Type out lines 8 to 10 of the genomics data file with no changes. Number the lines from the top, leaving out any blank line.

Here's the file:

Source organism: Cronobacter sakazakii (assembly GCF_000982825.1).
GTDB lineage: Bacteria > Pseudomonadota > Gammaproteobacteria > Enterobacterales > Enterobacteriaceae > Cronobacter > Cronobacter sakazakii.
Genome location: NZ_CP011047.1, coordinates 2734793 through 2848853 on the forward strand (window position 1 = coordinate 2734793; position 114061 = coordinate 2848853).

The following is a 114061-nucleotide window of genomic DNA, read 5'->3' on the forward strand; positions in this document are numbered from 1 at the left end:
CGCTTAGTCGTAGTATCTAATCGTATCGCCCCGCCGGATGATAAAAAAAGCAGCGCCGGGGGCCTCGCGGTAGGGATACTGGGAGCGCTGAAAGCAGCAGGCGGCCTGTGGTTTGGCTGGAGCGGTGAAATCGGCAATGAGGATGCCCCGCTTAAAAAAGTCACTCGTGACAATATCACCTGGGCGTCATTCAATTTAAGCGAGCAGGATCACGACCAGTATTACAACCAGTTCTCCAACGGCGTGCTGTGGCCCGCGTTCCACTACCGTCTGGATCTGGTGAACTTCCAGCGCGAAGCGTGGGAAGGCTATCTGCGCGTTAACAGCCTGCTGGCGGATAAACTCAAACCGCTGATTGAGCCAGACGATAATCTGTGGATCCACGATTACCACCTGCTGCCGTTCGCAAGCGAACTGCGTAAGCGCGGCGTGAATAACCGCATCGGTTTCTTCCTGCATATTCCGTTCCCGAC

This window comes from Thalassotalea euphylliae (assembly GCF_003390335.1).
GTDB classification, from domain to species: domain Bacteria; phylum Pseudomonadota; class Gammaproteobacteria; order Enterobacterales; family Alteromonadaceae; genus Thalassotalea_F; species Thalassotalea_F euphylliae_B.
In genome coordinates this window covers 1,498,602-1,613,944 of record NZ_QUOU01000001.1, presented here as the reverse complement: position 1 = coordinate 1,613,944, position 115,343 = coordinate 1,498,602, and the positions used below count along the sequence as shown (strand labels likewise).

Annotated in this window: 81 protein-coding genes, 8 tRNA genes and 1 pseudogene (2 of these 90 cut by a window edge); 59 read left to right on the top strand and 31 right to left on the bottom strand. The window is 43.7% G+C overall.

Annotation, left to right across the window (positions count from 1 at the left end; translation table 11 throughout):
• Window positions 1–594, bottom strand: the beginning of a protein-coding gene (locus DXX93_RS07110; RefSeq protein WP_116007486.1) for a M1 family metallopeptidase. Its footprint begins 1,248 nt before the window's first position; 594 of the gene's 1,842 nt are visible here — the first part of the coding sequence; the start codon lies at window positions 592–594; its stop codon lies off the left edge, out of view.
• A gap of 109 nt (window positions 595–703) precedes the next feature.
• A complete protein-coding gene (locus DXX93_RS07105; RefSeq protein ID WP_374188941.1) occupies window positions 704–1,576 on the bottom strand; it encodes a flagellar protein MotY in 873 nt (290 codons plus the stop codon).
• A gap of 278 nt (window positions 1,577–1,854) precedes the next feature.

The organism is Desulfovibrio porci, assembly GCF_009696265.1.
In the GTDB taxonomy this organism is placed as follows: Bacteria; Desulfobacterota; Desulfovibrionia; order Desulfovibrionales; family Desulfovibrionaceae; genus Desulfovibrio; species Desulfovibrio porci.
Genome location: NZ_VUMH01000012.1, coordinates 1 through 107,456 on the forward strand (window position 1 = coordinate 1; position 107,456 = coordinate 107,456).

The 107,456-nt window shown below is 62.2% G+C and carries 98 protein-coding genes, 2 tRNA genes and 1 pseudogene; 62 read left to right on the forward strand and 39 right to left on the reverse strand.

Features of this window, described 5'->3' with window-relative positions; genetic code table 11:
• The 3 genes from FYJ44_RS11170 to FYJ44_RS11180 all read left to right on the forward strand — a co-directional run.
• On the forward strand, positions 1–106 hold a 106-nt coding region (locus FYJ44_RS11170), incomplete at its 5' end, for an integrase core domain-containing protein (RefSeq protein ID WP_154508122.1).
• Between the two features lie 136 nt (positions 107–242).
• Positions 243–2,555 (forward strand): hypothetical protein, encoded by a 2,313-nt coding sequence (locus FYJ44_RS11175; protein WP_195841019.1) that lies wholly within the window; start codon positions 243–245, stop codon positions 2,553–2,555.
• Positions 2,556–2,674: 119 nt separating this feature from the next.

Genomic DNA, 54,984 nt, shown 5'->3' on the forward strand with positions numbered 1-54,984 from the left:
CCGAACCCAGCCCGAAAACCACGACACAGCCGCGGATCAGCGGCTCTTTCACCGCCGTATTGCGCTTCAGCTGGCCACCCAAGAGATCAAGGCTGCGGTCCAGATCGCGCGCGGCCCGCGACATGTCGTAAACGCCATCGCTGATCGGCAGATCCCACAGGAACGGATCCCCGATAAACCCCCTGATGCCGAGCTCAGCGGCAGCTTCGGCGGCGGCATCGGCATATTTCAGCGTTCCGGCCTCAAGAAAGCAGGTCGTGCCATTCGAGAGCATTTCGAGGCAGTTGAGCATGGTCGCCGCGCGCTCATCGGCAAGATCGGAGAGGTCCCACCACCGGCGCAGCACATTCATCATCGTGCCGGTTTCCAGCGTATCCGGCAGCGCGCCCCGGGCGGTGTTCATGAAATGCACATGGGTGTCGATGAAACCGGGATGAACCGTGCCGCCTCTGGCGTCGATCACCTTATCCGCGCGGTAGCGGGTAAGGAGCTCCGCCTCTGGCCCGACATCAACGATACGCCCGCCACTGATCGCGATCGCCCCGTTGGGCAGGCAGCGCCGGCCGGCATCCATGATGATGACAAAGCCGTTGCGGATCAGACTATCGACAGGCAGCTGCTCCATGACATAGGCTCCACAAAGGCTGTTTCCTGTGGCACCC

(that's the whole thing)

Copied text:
In genome coordinates this window covers 1,498,602-1,613,944 of record NZ_QUOU01000001.1, presented here as the reverse complement: position 1 = coordinate 1,613,944, position 115,343 = coordinate 1,498,602, and the positions used below count along the sequence as shown (strand labels likewise).

Annotated in this window: 81 protein-coding genes, 8 tRNA genes and 1 pseudogene (2 of these 90 cut by a window edge); 59 read left to right on the top strand and 31 right to left on the bottom strand. The window is 43.7% G+C overall.

Annotation, left to right across the window (positions count from 1 at the left end; translation table 11 throughout):